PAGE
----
So the first part I'll, I'll talk a little bit about the business, the impact, if I am and how to make I am trial, then the second part him hops. We'll talk about the benefits of a highly customizable identity management and how to make this work. So how to, to run this in a way that it doesn't bring you into problems with updates or when delivering sort of, and you code, et cetera. So how do you already make this Ferg in a seamless manner, even in complex environments and lots of pleased, there will be a Q&A session that we also will do a few polls and sort of the first question I'd like to raise. In fact, it will be two polls. The first question is about your current . As identical evidence had frustration to a permissioning last cycle management access governance is the same tool already based on a microservices architecture. So what you learn or is it more sort of a traditional awesome monolithic architecture? So are you modern Microsoft or traditional?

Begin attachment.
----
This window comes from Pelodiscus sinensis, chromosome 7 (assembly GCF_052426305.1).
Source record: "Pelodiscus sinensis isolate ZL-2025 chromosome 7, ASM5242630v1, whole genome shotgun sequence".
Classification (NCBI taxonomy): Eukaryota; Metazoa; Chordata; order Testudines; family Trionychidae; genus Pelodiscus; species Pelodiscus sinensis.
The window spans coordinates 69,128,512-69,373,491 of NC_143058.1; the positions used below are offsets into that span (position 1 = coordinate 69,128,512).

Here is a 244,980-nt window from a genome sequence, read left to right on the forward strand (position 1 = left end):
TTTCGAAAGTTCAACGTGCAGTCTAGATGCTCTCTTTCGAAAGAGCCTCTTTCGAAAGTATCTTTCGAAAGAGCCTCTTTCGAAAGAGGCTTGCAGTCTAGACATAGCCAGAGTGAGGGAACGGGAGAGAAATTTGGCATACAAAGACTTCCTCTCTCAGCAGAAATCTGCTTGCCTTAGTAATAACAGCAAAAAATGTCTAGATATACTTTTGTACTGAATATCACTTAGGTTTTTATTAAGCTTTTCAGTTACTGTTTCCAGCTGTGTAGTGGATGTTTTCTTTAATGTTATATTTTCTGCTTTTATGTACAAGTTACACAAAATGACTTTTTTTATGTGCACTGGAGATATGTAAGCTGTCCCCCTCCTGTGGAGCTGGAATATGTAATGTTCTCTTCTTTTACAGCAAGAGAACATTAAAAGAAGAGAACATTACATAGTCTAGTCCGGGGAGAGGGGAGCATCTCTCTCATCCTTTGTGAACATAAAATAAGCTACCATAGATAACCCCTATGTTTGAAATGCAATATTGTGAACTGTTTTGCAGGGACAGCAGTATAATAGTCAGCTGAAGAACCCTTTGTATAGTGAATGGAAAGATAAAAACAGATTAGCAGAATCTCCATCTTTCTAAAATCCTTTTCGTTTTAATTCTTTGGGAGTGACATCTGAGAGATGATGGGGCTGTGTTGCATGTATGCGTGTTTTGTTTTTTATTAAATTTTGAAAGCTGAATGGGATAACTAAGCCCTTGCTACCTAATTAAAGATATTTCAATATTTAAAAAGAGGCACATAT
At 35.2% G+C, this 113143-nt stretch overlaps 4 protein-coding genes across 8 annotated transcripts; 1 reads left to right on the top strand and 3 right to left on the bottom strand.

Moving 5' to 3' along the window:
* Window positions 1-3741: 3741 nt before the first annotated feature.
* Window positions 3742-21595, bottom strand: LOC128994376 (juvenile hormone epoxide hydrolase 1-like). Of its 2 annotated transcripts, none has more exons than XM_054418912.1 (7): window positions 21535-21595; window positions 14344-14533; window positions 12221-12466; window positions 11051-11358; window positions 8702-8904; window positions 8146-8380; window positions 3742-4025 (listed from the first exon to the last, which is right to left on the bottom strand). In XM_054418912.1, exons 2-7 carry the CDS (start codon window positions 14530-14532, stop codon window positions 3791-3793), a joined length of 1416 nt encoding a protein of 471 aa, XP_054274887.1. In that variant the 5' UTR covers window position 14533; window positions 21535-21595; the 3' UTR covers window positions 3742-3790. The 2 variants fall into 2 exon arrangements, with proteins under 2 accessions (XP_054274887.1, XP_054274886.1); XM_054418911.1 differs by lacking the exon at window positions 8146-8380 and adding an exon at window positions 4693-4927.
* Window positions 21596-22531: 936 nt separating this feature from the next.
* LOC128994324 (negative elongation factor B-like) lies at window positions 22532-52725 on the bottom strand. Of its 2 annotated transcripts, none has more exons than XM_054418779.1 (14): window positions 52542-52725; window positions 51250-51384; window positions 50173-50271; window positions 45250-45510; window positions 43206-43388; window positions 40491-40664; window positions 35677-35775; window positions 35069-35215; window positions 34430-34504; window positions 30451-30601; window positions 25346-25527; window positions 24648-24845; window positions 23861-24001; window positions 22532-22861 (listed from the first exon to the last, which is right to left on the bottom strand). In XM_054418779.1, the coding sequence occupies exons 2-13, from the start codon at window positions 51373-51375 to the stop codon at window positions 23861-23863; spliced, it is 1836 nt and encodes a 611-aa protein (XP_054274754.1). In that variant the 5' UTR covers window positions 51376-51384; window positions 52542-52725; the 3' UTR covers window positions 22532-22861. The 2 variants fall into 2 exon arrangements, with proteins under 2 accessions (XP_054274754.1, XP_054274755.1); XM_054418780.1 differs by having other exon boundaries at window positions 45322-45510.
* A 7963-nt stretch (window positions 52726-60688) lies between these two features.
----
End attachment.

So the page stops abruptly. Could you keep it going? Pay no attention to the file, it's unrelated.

Okay. I think we can close the poll. Thank you very much for participating. We will craft the results of the poll during our Q and a session as to be able to do for that a second poll of a trial run before switching over to Tim. So why don't we look at this theme of why is identity management so important? Why is the Flex-a-Lite NC management so important? Then the point is start with this change business, this under change. And I think the last 18, 20 months have really demonstrated that. So they have all that already longer changed, like the digital business transformation towards that, the shift to, to cloud that operating models. But there's also a lot of Irene ovation, but you have also seen that there can be external effectiveness, which require businesses to change way faster than ever before. And the conflicts have to be digital businesses.